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Image ProcessingImage Stacking.

Post-processing: Editing techniques, software, hardware and other resources. Chemical or digital.
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minniev
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Image Stacking.

Post by minniev »

At long last, I decided to try image stacking. This was an experiment, not a plan for a great image and I'm far from mastering it. I took 20 images in a bracket focus stack (handheld) and discarded about half that went too far past where I wanted it to stop. Dumped them into PS, auto aligned and auto blended, then fiddled a bit. I focused on the cat's nose, set the number of shots and the narrow/wide value which I don't fully understand but seems to have something to do with how much variance you expect to have between the focus points from one capture to the next. All the shots were at 2.8. The round things in the background are decorative plates, about 3 1/2 feet behind the doll inside a glass front cabinet.

The second one was an auto capture with 8 images but I stacked them in PS myself. I did try the auto stack/blend in-camera and it did a pretty good job but I think the range was too much (bright to dark) and that method lost some detail in the brights. When the camera does it, it also yields 8 raw images in addition to the final blended jpeg so you can give it ago yourself if you want.

Have you guys done this stuff? How do you go about it? What kinds of images have you used it with? If you've got an example I'd like to see!
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doll (1 of 1).jpg
dead rose (1 of 1)-2.jpg
"God gave me photography so that I could pray with my eyes" - Dewitt Jones

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Psjunkie
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Post by Psjunkie »

I have never done it..but I bet Piet knows all about it....I do see unfocused areas from both images though without zooming if that helps

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minniev
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Post by minniev »

Psjunkie wrote:
Wed May 27, 2020 9:36 pm
I have never done it..but I bet Piet knows all about it....I do see unfocused areas from both images though without zooming if that helps
Yep I did too. I fixed the worst one and if I do this more I’ll learn better how to do it. Each layer gets masked differently by the algorithm then you have to find a better layer and maneuver that.
"God gave me photography so that I could pray with my eyes" - Dewitt Jones

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Post by Psjunkie »

It is a good process to learn for sure......

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Post by PietFrancke »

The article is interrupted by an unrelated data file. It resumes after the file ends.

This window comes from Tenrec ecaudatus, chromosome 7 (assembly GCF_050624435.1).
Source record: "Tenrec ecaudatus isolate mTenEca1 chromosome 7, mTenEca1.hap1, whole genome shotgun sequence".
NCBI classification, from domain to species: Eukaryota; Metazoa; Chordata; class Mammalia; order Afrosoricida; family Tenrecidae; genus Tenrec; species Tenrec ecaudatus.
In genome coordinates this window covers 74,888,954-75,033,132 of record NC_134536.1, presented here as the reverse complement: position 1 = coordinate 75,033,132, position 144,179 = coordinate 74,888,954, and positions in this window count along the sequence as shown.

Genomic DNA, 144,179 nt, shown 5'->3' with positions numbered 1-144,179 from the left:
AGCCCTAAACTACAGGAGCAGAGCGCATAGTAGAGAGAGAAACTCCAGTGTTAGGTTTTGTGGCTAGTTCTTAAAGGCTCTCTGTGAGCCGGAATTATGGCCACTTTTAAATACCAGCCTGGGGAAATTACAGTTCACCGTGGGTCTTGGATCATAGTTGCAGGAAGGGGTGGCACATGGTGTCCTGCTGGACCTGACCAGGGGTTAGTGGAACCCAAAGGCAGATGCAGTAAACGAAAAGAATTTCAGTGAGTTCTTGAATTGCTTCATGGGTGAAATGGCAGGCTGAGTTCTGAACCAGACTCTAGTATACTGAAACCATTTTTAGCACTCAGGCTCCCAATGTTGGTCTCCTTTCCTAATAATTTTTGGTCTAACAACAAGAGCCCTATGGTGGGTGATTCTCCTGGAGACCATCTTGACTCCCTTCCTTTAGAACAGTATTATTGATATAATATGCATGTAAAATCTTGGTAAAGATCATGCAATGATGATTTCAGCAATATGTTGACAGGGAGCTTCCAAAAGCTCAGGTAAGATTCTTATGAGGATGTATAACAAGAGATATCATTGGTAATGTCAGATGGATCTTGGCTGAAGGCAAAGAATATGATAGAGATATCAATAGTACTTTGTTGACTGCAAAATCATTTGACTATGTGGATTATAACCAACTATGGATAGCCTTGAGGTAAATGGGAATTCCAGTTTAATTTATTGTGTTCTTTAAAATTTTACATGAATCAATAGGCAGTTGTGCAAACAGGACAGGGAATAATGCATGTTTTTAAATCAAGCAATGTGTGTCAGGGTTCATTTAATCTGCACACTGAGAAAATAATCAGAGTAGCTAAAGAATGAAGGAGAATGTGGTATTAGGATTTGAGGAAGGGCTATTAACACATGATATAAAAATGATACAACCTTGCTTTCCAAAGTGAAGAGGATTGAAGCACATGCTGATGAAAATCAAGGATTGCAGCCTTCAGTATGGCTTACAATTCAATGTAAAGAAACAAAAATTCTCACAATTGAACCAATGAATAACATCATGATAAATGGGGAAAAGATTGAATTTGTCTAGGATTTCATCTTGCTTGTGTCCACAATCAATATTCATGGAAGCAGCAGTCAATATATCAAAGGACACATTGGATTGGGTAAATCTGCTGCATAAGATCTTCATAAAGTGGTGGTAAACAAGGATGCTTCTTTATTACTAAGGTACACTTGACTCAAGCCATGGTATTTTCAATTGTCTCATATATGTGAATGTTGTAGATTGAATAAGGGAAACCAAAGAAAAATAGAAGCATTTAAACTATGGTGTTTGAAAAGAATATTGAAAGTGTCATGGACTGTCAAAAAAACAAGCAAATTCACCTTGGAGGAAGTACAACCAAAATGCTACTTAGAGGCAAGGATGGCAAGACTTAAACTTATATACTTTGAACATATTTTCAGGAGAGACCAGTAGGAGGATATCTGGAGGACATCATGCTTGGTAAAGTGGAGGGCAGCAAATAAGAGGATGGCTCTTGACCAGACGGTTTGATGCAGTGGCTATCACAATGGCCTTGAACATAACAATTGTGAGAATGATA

I did a lot of stacking for macro images - I like what you have done here - looks very cool. There are some pieces of software that might be worth looking at if you maintain an interest in this (Zerene for example). I like the idea of doing this on still life scenes) I think ol Ansel would have loved the concept on his landscapes. In macro you would get multiple images by moving the camera forward a small increment on a rail - allowing the camera to use the same settings over and over without need to touch the camera. I would consider using a setting that gave you the greatest acceptable DOF per shot - or use the setting that lets your lens capture the sharpest of images and blend those (perhaps your 2.8 is that setting - but that setting seems "too thin" to me).

edit - also, very effective technique is to take multiple shots of exact same setting and blend - to reduce noise. Which may allow low light settings to produce richer images.

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minniev
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Post by minniev »

PietFrancke wrote:
Thu May 28, 2020 1:00 pm
I did a lot of stacking for macro images - I like what you have done here - looks very cool. There are some pieces of software that might be worth looking at if you maintain an interest in this (Zerene for example). I like the idea of doing this on still life scenes) I think ol Ansel would have loved the concept on his landscapes. In macro you would get multiple images by moving the camera forward a small increment on a rail - allowing the camera to use the same settings over and over without need to touch the camera. I would consider using a setting that gave you the greatest acceptable DOF per shot - or use the setting that lets your lens capture the sharpest of images and blend those (perhaps your 2.8 is that setting - but that setting seems "too thin" to me).

edit - also, very effective technique is to take multiple shots of exact same setting and blend - to reduce noise. Which may allow low light settings to produce richer images.
I clearly have a lot to learn, and since I lack your precision, I expect I'll stop short of a focusing rail and tripod, and try to figure the best strategies for handheld uses, then take it from there. My camera is a toy box. It does a decent job of blending the focus stack on its own, and I think that will be a good toy going forward once I learn how to use it, while letting it capture those separate files in case the camera screws it up and I want to hand blend them. Toy box also has a setting that takes many images and blends them (needs to be on tripod) then spits out an 80 MP file for you to fool with. The file has much more detail and much less noise than the usual Olympus 20 MP file.

I'm hoping to go to the country house this weekend. LOTS of bugs there for me to experiment on! And gnarlic.
"God gave me photography so that I could pray with my eyes" - Dewitt Jones

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